25 November 2010

At the Movies

A few days ago I went to the cinema in Waidhofen with the other English TA in town, Sophy.  The theater is not far from my house, which is fortunate as it is the only one for many kilometers.  The theater itself is adorable and, with fewer than 100 seats, has a very personal feel.  Unlike theaters in the US, this cinema still uses assigned seating; the box office lady even presented us with a number of options to make sure we got the seats we wanted.

Despite the charm of the theater, I found the film - Harry Potter and the Heiligtümer des Todes, Teil 1 - somewhat lacking.  However, I will leave the panning to the real critics and focus, instead, on criticizing the terrible German dubbing.

Larger cities, namely Vienna, often have English movie theaters, but most cinemas play American films in the German language.  They employ voice actors called Synchronsprecheren, who are almost never famous in their own right.  The dubbing often looks completely ridiculous and unsynchronized and, what's more, the same American actors will be replaced by different German voices in different films.  In the Harry Potter series, the same actors in the same roles even have different voices in each installment.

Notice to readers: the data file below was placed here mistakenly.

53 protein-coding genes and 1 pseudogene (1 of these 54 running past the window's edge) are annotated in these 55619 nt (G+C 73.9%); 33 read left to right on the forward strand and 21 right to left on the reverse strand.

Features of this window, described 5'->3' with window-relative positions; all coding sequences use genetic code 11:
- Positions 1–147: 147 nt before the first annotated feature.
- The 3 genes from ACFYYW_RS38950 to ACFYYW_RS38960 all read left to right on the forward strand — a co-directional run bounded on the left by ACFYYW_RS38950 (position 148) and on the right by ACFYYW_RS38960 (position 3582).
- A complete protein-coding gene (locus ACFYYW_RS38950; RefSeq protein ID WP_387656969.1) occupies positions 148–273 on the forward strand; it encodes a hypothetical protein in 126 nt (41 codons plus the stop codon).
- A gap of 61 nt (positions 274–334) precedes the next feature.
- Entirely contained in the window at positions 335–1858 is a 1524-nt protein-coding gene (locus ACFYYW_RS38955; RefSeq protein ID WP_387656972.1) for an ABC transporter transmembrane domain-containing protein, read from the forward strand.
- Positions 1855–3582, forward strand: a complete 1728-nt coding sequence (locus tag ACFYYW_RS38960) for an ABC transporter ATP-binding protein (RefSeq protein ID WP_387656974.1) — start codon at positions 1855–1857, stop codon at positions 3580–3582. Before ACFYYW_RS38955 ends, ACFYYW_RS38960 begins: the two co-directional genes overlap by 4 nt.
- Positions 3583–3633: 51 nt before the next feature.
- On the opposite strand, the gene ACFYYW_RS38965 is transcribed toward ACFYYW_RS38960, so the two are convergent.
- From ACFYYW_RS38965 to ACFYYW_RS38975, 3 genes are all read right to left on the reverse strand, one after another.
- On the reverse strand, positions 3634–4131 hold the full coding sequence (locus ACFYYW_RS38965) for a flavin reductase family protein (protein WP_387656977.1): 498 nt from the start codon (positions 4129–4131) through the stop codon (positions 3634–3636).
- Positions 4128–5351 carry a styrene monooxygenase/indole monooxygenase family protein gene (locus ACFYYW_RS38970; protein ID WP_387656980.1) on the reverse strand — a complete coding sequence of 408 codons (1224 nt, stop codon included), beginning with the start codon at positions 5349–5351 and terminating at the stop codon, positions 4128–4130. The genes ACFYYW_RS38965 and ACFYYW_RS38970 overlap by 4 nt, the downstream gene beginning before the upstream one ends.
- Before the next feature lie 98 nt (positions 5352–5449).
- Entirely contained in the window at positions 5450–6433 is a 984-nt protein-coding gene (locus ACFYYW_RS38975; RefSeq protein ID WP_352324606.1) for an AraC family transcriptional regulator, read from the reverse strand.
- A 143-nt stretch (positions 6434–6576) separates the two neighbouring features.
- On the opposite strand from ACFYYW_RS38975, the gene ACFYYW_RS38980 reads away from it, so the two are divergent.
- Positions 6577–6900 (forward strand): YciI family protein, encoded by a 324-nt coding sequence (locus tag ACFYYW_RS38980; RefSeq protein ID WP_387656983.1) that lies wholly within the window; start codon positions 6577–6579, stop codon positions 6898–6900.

In addition to HP7, I also recently watched Sleepless in Seattle dubbed for a German television station (I am not ashamed).  In one especially absurd scene, Meg Ryan and Rosie O'Donnell mouth the German words to the Cary Grant movie An Affair to Remember, also dubbed in German, resulting in a rare and basically unintelligible instance of "double-dubbing."   

(I will say that I understood only about 40% of the dialogue of these films, which spared me from fully internalizing the sappiness of both Harry Potter and Sleepless in Seattle).

I think that a better approach to American films (or the occasional other foreign films) is to watch with German subtitles, rather than proper German voices, just as the best way to watch a German movie is with English subtitles.  I do understand, however, that a disproportionate amount of films and television programs in Austria, as elsewhere, come from the United States.  Thus, the dubbing of Hollywood, while atrocious, is perhaps an appropriate defence of non-English languages in a globalizing world.  I still think it's silly.

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